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A fixture in the organization working for children sexually abused by Catholic priests has resigned his post, an announcement that coincides with a lawsuit from a former employee alleging the group colluded with lawyers to refer clients and profit from settlements.
David Clohessy, longtime executive director of SNAP, or the Survivors Network of those Abused by Priests, said Tuesday that he left in December and his departure had nothing to do with the lawsuit, which was filed in Illinois on Jan. 17.
"Not at all," Clohessy said by phone from his home in St. Louis, where SNAP has its main office. "My last day was five weeks ago, before this lawsuit ever happened."
The lawsuit by Gretchen Rachel Hammond names Clohessy and other SNAP leaders as defendants and alleges that "SNAP does not focus on protecting or helping survivors it exploits them."
The group, which more than any other is responsible for revealing the scandals that have continued to rock Catholicism in the U.S. and around the world, "routinely accepts financial kickbacks from attorneys in the form of 'donations,' " Hammond alleges.
"In exchange for the kickbacks, SNAP refers survivors as potential clients to attorneys, who then file lawsuits on behalf of the survivors against the Catholic Church. These cases often settle, to the financial benefit of the attorneys and, at times, to the financial benefit of SNAP, which has received direct payments from survivors' settlements."
Hammond, who worked on fundraising for SNAP from 2011 until 2013, said she feared reprisals from SNAP leaders over her objections to the lawyers' payments and suffered serious health problems as a result. She said she was fired in 2013, allegedly because she confronted her bosses over their practices with victims' attorneys and that the dismissal has hurt her career.
The lawsuit was first reported by National Catholic Reporter.
It long has been assumed that SNAP received substantial donations from some of the high-profile attorneys who specialize in these cases and who have won multimillion-dollar settlements from the Catholic Church in the U.S. and its insurance companies.
But Hammond's filing shows how critical such donations are to SNAP's survival: It asserts, for example, that 81 percent of the $437,407 in donations SNAP received in 2007 came from victims' lawyers, and 65 percent of the $753,596 it raised in 2008 came from attorneys.
More problematic is Hammond's allegation that SNAP worked hand in glove with victims' attorneys and received "direct payments from survivors' settlements."
"The allegation is explosive because it's unethical," Jeff Anderson, a prominent Minnesota attorney who has represented victims of clergy sex abuse, told the Chicago Tribune.
"I've never done it nor would I ever do it," said Anderson, who added that he regularly donates to SNAP but not in exchange for referrals.
In a statement, SNAP President Barbara Blaine, who founded the group along with Clohessy, said the allegations "are not true."
"This will be proven in court," Blaine said. "SNAP leaders are now, and always have been, devoted to following the SNAP mission: to help victims heal and to prevent further sexual abuse."
Clohessy would not comment to Religion News Service on the lawsuit, but he told the St. Louis Post-Dispatch the charges were "utterly preposterous." And he told RNS that SNAP "didn't have any clue at all" that it was coming.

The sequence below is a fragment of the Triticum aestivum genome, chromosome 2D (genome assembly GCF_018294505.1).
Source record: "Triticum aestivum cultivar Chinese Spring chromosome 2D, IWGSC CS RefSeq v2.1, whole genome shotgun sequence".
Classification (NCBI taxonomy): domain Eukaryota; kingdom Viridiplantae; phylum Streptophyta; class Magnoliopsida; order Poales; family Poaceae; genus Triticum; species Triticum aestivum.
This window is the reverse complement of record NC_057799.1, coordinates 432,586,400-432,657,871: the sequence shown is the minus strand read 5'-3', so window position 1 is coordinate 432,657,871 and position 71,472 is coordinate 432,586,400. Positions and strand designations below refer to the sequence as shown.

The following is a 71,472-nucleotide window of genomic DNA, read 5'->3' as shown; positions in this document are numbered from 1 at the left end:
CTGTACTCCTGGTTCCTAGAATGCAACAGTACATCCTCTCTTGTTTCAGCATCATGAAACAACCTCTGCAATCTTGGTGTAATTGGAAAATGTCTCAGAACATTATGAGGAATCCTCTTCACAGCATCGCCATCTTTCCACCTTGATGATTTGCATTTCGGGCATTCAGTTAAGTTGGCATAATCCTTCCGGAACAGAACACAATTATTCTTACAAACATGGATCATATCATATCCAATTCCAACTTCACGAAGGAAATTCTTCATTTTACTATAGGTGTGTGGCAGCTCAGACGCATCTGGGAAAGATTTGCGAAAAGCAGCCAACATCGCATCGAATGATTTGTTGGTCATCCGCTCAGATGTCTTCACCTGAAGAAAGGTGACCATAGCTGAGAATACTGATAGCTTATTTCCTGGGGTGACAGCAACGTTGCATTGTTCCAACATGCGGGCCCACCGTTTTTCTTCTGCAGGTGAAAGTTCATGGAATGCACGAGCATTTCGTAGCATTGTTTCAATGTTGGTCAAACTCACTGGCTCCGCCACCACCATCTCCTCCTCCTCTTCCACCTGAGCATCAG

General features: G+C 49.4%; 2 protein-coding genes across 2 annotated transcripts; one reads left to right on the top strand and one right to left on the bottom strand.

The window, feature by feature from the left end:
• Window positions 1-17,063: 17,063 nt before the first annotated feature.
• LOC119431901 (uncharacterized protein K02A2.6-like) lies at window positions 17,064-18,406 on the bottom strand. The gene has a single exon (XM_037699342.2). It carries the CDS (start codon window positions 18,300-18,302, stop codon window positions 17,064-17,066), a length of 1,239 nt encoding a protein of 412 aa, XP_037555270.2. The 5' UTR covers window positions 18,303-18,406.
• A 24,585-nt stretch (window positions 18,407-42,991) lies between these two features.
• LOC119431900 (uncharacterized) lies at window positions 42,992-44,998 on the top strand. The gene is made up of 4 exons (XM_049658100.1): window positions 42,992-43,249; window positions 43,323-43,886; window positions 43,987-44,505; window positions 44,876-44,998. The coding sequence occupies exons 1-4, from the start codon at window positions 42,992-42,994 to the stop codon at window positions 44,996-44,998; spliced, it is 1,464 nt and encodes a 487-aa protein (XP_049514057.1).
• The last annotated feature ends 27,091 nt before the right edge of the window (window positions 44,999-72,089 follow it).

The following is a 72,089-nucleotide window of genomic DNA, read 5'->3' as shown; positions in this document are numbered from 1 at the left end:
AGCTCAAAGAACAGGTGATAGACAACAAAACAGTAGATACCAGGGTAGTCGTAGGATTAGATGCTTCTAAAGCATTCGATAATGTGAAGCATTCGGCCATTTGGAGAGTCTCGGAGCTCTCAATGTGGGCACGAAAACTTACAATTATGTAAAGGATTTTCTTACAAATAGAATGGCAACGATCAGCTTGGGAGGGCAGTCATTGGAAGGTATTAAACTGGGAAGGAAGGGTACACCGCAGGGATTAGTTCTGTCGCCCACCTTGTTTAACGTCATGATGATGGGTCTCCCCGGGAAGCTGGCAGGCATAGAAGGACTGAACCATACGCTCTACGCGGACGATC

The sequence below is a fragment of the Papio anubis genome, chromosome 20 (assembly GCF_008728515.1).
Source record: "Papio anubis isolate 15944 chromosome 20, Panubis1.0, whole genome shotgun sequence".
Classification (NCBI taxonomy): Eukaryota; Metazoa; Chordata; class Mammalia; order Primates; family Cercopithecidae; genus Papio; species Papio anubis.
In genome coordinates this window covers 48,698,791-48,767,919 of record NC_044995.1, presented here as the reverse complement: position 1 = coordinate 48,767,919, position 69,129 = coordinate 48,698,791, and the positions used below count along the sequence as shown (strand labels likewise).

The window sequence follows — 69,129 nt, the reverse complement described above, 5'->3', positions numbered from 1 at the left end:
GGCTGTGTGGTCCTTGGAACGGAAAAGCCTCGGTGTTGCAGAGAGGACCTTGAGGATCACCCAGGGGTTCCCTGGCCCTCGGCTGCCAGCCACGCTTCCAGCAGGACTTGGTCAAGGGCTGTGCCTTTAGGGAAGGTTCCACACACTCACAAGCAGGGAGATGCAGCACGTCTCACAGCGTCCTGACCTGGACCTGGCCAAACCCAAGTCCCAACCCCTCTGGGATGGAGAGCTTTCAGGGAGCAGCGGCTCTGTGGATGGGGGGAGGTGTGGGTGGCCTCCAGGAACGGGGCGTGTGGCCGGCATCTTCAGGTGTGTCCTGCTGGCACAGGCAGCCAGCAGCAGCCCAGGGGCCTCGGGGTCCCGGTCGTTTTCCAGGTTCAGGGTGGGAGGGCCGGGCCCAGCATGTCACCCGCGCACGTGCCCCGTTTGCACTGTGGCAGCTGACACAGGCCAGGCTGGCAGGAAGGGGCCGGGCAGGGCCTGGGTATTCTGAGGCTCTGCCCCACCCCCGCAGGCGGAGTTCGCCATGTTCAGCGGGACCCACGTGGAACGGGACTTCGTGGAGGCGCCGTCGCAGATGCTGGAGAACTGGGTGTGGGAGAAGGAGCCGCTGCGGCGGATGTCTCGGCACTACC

"We've heard nothing from her for four years since she quit. So that caught everybody by surprise.
"We have always been under attack by somebody at some point, legally and otherwise," Clohessy added. "So it's never been a factor in any decision making, at least not for me certainly."
Asked why his departure was not announced until after the lawsuit was filed, Clohessy said it was only because there were "just a lot of details to extricate myself from everything after 30-something years. Just working out details with the board."
Barb Dorris, outreach director for SNAP, also said the timing of the Clohessy announcement and the lawsuit's filing was "just an unfortunate coincidence."
Clohessy was himself a victim of sexual abuse by a priest when he was a teenager. That fueled his efforts, starting in the 1980s when initial reports of the scope of the abuse began to emerge, to reveal what he and others insisted was a national and global scourge.
SNAP faced years of abuse from Catholics in the pews and denials from the hierarchy until The Boston Globe's landmark 2002 series on clergy abuse finally blew the lid off the scandals and vindicated SNAP's claims and efforts.
Clohessy was even invited to address an emergency June 2002 meeting of the U.S. bishops and delivered a powerful, tearful appeal for them to finally take action against abusive priests.
Shortly afterward, as donations started to come in and lawsuits and settlements began to pile up, Clohessy went from being an overworked volunteer to holding a full-time position as SNAP's executive director.
It was a "cause," Clohessy said, as he and SNAP worked fiercely to push the church to hold bishops accountable.
SNAP never gave ground and became known as a persistent skeptic of assertions that the church, and in particular the Vatican under Pope Francis, was doing anything substantive to tackle the problem.
Clohessy said Tuesday that the years of advocacy had left him exhausted, and he was taking some time off to recharge and look after his health before starting to work again.
"We are eternally grateful for David's dedication to SNAP and its mission over the past almost thirty years," Mary Ellen Kruger, chairwoman of the board of SNAP, said in a statement.
"His passion, his voice, and his kindness have touched us all. We will miss David and we wish him much happiness," she said. "David will always be a friend and an inspiration to SNAP and its many dedicated and hardworking volunteers."